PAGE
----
It’s 1991. A bright-eyed post-grad, Clarence Eckerson Jr. has just left Albany for New York City. He buys a bike with the intention of bringing it home on the subway — but it's rush hour. The streets are crowded. The subways are packed. The traffic is gridlocked. Instead, Clarence hops on his bike, pedals up Broadway and crosses over the Brooklyn Bridge towards his home.
There are no bike lanes. No West Side Highway. No ride-share apps or scooters. The transportation infrastructure of NYC, as we currently know it, has yet to exist. This prompts him to reach out to a few budding biking organizations and advocacy groups to raise awareness about NYC's lack of biking options.
Thirty years later, Eckerson is a passionate advocate and activist for biking, urban transportation and environmentally-friendly transit practices. In the early 2000s, he created Bike TV and Streetfilms.org, where he has since made more than 1,000 quippy, short videos (often while riding his bike!) that highlight the benefits of biking, walking and alternative methods of transit in NYC and other metropolises around the world. As an avid bike rider without a driver’s license, he’s the quintessential poster child for transportation activism. From titles like “How To Bike To The Rockaways” to “The Case For Separated Bike Lanes in NYC,” Eckerson’s videos highlight how biking positively impacts health, improves self-sufficiency in urban cities, and addresses the global crisis of climate change. It’s a passion to which he’s dedicated his life.
Eckerson, a 1990 graduate, majored in Rhetoric and Communication with a minor in Computer Science and took classes in Film Studies. While his Communication degree aided him in working with media and learning about people, it was his experience biking through downtown Albany and around campus that jumpstarted his lifelong passion and shaped his future.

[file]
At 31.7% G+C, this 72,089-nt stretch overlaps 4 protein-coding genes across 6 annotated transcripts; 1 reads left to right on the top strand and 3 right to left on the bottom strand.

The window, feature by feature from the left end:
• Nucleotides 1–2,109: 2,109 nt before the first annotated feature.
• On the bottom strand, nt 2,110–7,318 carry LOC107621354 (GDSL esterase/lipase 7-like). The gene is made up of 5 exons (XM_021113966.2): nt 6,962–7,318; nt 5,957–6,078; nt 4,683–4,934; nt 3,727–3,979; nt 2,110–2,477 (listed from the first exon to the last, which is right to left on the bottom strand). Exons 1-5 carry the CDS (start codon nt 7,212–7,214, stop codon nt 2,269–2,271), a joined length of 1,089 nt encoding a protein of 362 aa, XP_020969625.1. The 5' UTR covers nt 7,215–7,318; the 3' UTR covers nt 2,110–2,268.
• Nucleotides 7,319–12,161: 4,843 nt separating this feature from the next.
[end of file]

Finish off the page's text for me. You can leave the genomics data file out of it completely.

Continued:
“I’ve always loved biking. But when I moved to [Albany], I biked more and learned to appreciate it as a mode of transportation.”
Eckerson was a few credits shy of completing his second minor in Film Studies, but the knowledge he gained is put into practice daily as a biker and videographer. While on campus, he also worked with the Albany Student Press, where he regularly wrote movie reviews. To put himself through school, he worked multiple jobs, including at WTEN Channel 10 News and for a printing press that printed publications for UAlbany.
For his 30 years of work in biking advocacy and environmentally-friendly transit practices, Eckerson received the 2022 World Bicycle Day Award. The award was created by Leszek Sibiliski who spearheaded the campaign to create an international day of recognition for bicycling and which was adopted by the United Nations in 2018. World Bicycle Day is celebrated annually on June 3.
“It was a tremendous, unexpected honor to get an award. When you’ve been working so hard for so long, any recognition is humbling. But to get recognition from the most famous global body, that even made my mom take notice!”
His next goal is to make a full-length documentary about transportation in NYC and around the world — and include his original, raw footage of how everything has changed since 2000.
Not only has Eckerson spread the word about the benefits of biking and accessible transportation in major global cities, he continues to make content that strives to be engaging, enjoyable and forward-thinking.
“I look at my son and realize that he’ll grow up in such a cool city. We’re all benefiting from the work being done here. I’ve watched all this change happen over the past 20 years, and I just can't even imagine how much better it will get.”